Windows 10 brings about as much change as Windows 8 did, but in almost all cases it is going to be appreciated by users rather than avoided. It will run on a dizzying number of device types, including the traditional desktop, notebook, tablet, two-in-one, phone, IoT, Raspberry Pi, Hololens, Surface Hub, and even Xbox One. What it will bring to each of those device types is not the single interface that Windows 8 pushed on the desktop, but a unified app platform. Each device type will have its own interface, but the underlying app platform will allow developers to target a huge number of devices. And developer buy-in is the one thing Microsoft needs more than any other in order to make this vision succeed. For all of Windows 8’s quirks, it was really the lack of quality apps in the Windows Store which was the one hurdle Microsoft could not code around. Only time will tell whether or not the new model succeeds where the old one failed, but at the beginning of the life of Windows 10 we can go through all aspects of it and see what’s new, what’s changed, and how it fits in on today’s devices.

Return of the Desktop and Start Menu
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  • Notmyusualid - Friday, August 28, 2015 - link

    I saw two of them in my PC. Promptly removed.
  • yuhong - Friday, August 28, 2015 - link

    Not most of them.
  • ddriver - Wednesday, August 26, 2015 - link

    I remember back when the win 10 tech preview came out, and it was discovered to be riddled with spyware. Back then I remember them saying "well, that's tech preview, it needs to analyze itself to be improved, that won't be in the final release".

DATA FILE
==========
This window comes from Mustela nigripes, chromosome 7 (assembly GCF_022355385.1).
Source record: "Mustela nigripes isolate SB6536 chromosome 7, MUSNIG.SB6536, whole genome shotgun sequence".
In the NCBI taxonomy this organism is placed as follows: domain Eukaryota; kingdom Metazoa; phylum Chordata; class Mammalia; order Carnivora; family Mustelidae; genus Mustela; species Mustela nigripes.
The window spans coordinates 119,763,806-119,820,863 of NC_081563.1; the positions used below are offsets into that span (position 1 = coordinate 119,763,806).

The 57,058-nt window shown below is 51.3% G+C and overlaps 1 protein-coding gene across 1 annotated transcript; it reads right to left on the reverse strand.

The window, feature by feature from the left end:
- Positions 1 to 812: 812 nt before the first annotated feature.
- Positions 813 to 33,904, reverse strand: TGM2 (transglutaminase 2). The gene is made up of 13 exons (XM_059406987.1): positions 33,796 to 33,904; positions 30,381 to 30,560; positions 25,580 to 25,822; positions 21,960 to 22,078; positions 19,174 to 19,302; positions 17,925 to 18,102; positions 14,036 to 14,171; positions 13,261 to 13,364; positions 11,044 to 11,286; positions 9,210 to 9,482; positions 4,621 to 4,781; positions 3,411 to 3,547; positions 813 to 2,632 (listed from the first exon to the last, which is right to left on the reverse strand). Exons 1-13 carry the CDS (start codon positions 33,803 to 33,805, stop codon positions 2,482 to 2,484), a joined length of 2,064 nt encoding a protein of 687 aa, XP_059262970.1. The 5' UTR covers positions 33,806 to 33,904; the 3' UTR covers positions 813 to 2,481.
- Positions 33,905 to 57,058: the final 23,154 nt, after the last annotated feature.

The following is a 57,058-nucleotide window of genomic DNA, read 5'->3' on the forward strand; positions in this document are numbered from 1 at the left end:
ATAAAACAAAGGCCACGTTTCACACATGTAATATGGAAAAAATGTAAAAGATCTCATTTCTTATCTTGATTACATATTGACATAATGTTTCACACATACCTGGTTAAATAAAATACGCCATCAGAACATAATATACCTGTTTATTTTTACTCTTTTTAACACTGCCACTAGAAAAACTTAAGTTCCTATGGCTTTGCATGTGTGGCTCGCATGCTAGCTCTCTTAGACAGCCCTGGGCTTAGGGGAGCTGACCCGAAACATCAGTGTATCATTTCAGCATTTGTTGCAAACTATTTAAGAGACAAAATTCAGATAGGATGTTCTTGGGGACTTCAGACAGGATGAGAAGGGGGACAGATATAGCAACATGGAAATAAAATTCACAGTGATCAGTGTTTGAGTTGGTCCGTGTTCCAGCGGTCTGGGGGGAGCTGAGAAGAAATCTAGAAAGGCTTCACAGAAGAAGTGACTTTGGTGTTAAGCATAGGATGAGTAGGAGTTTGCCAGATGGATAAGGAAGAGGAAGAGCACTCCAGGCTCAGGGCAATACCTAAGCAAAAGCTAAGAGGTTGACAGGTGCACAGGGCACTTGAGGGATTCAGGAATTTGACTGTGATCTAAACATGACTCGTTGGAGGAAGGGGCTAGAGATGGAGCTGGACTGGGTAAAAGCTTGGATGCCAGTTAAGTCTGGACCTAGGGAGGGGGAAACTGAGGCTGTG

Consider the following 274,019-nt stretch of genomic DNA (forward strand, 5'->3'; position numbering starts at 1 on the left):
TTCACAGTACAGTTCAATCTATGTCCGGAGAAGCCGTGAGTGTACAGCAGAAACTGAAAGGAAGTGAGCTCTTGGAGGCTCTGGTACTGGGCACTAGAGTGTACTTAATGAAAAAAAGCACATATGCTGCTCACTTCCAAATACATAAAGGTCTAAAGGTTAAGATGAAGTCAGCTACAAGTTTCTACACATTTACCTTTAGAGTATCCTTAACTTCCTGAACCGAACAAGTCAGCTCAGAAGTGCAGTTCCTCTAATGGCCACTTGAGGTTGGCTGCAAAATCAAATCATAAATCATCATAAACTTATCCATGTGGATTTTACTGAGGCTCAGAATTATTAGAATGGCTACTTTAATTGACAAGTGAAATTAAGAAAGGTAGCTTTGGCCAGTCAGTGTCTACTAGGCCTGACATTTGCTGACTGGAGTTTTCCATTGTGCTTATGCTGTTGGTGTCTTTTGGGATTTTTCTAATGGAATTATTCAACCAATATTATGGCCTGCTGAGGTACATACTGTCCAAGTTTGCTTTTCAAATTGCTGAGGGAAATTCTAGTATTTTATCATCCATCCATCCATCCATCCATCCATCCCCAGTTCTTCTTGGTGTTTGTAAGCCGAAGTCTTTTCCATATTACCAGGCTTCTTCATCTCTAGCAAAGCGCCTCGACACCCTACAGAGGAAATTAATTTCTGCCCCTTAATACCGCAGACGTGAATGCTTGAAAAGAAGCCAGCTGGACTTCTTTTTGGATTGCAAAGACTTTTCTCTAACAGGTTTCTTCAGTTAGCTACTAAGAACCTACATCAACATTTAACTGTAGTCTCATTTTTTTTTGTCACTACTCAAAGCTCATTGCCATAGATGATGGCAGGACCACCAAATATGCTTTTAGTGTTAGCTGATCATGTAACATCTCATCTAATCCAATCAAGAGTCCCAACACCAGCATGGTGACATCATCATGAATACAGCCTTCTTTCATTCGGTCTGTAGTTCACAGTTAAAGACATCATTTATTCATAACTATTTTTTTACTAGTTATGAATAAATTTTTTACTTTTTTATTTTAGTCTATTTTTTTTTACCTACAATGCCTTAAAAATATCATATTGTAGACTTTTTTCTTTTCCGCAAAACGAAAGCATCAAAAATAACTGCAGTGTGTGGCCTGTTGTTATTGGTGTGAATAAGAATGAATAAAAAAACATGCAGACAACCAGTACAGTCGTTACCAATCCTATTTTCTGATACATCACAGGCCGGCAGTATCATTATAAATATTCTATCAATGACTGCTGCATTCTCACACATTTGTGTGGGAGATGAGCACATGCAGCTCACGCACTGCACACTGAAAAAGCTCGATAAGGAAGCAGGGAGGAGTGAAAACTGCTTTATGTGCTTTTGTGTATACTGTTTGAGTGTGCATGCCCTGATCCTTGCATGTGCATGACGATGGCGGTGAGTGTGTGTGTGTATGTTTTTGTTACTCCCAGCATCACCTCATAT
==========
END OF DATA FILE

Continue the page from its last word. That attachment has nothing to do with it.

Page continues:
Few months latter the final release is here, and the spyware is still all there.
  • WorldWithoutMadness - Tuesday, August 25, 2015 - link

    It's kinda funny considering smartphone in general is also 'spyware'.
    Of course you can opt to turn the stuff off with the consquence of retardation in some features.
    Same as win10 as well so I couldn't be bothered anymore since the guys behind my phone probably knows me better than I do.
  • piroroadkill - Tuesday, August 25, 2015 - link

    Microsoft pushed out a telemetry update via Windows Update for 7, too, so if you didn't notice that, it has some of the reporting capabilities.
  • chrome_slinky - Wednesday, August 26, 2015 - link

    I did, and hid it. Who knows how many more times I will have to do that, as Microshaft does not respect things like hiding updates any more.
  • Flunk - Tuesday, August 25, 2015 - link

    Most of the uproar about that is speculation, Microsoft claims they're not doing anything shady at all. Plus, Android and iOS BOTH do have similar agreements. If you're staying on Windows 7 to avoid spying you'd better also stop using your iPhone or Android Phone. Also, better stop using Google or any Google services because their EULA is actually much worse.
  • baka_toroi - Tuesday, August 25, 2015 - link

    It's not speculation. Network traces have been analyzed and they've shown the sheer amount of callback-to-the-mothership Win10 does. Worse of all: they can't be stopped, even if you deactivate the service. MS knows better than you what you want (or so they seem to think).

    It also doesn't help when they pay The Verge or some other crappy site to convince the masses spying on its users is OK because "Google already does that!" And I'm seriously thinking most of the people denying all this are paid shills, cause I seriously find it very hard to believe your reasoning against this is "MS said they're not doing anything shady." I mean, are you actually believing them? What do you think they're going to say? "Hey guys, yeah, it's true. We spy the shit out of y'all."
  • prophet001 - Tuesday, August 25, 2015 - link

    ^ This
  • Notmyusualid - Tuesday, August 25, 2015 - link

    Agreed: http://i.imgur.com/p2DYhbd.jpg